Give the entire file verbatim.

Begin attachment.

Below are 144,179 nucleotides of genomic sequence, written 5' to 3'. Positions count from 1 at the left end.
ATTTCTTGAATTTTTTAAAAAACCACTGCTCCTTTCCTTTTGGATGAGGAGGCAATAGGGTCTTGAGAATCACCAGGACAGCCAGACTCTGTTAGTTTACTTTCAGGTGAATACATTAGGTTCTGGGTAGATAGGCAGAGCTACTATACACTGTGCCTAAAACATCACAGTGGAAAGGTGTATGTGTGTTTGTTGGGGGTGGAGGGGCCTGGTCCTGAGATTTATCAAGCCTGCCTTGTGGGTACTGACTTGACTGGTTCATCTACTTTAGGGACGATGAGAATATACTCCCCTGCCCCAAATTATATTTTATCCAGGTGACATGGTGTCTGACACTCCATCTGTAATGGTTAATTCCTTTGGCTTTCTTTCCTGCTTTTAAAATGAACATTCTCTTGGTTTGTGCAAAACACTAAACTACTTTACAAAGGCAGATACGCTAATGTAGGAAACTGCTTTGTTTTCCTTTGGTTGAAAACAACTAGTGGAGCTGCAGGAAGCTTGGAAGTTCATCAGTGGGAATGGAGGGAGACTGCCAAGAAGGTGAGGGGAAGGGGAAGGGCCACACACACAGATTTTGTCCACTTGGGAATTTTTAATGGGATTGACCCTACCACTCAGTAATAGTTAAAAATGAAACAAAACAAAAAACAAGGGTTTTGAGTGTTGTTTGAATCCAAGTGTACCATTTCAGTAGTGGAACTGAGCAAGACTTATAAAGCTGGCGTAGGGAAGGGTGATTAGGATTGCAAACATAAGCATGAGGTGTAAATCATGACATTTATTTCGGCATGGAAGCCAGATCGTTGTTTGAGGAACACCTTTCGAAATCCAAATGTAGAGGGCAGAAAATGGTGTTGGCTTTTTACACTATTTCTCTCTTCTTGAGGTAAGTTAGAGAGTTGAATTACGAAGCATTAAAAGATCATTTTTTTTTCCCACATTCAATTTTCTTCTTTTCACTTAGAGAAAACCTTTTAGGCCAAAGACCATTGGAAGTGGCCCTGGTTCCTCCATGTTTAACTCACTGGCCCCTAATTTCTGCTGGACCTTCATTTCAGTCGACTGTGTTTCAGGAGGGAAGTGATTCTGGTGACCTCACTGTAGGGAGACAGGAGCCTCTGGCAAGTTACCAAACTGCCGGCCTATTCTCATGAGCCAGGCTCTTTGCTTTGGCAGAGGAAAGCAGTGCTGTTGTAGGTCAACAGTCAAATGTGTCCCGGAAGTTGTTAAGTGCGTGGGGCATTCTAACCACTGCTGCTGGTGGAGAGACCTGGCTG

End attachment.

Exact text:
Below are 144,179 nucleotides of genomic sequence, written 5' to 3'. Positions count from 1 at the left end.
ATTTCTTGAATTTTTTAAAAAACCACTGCTCCTTTCCTTTTGGATGAGGAGGCAATAGGGTCTTGAGAATCACCAGGACAGCCAGACTCTGTTAGTTTACTTTCAGGTGAATACATTAGGTTCTGGGTAGATAGGCAGAGCTACTATACACTGTGCCTAAAACATCACAGTGGAAAGGTGTATGTGTGTTTGTTGGGGGTGGAGGGGCCTGGTCCTGAGATTTATCAAGCCTGCCTTGTGGGTACTGACTTGACTGGTTCATCTACTTTAGGGACGATGAGAATATACTCCCCTGCCCCAAATTATATTTTATCCAGGTGACATGGTGTCTGACACTCCATCTGTAATGGTTAATTCCTTTGGCTTTCTTTCCTGCTTTTAAAATGAACATTCTCTTGGTTTGTGCAAAACACTAAACTACTTTACAAAGGCAGATACGCTAATGTAGGAAACTGCTTTGTTTTCCTTTGGTTGAAAACAACTAGTGGAGCTGCAGGAAGCTTGGAAGTTCATCAGTGGGAATGGAGGGAGACTGCCAAGAAGGTGAGGGGAAGGGGAAGGGCCACACACACAGATTTTGTCCACTTGGGAATTTTTAATGGGATTGACCCTACCACTCAGTAATAGTTAAAAATGAAACAAAACAAAAAACAAGGGTTTTGAGTGTTGTTTGAATCCAAGTGTACCATTTCAGTAGTGGAACTGAGCAAGACTTATAAAGCTGGCGTAGGGAAGGGTGATTAGGATTGCAAACATAAGCATGAGGTGTAAATCATGACATTTATTTCGGCATGGAAGCCAGATCGTTGTTTGAGGAACACCTTTCGAAATCCAAATGTAGAGGGCAGAAAATGGTGTTGGCTTTTTACACTATTTCTCTCTTCTTGAGGTAAGTTAGAGAGTTGAATTACGAAGCATTAAAAGATCATTTTTTTTTCCCACATTCAATTTTCTTCTTTTCACTTAGAGAAAACCTTTTAGGCCAAAGACCATTGGAAGTGGCCCTGGTTCCTCCATGTTTAACTCACTGGCCCCTAATTTCTGCTGGACCTTCATTTCAGTCGACTGTGTTTCAGGAGGGAAGTGATTCTGGTGACCTCACTGTAGGGAGACAGGAGCCTCTGGCAAGTTACCAAACTGCCGGCCTATTCTCATGAGCCAGGCTCTTTGCTTTGGCAGAGGAAAGCAGTGCTGTTGTAGGTCAACAGTCAAATGTGTCCCGGAAGTTGTTAAGTGCGTGGGGCATTCTAACCACTGCTGCTGGTGGAGAGACCTGGCTG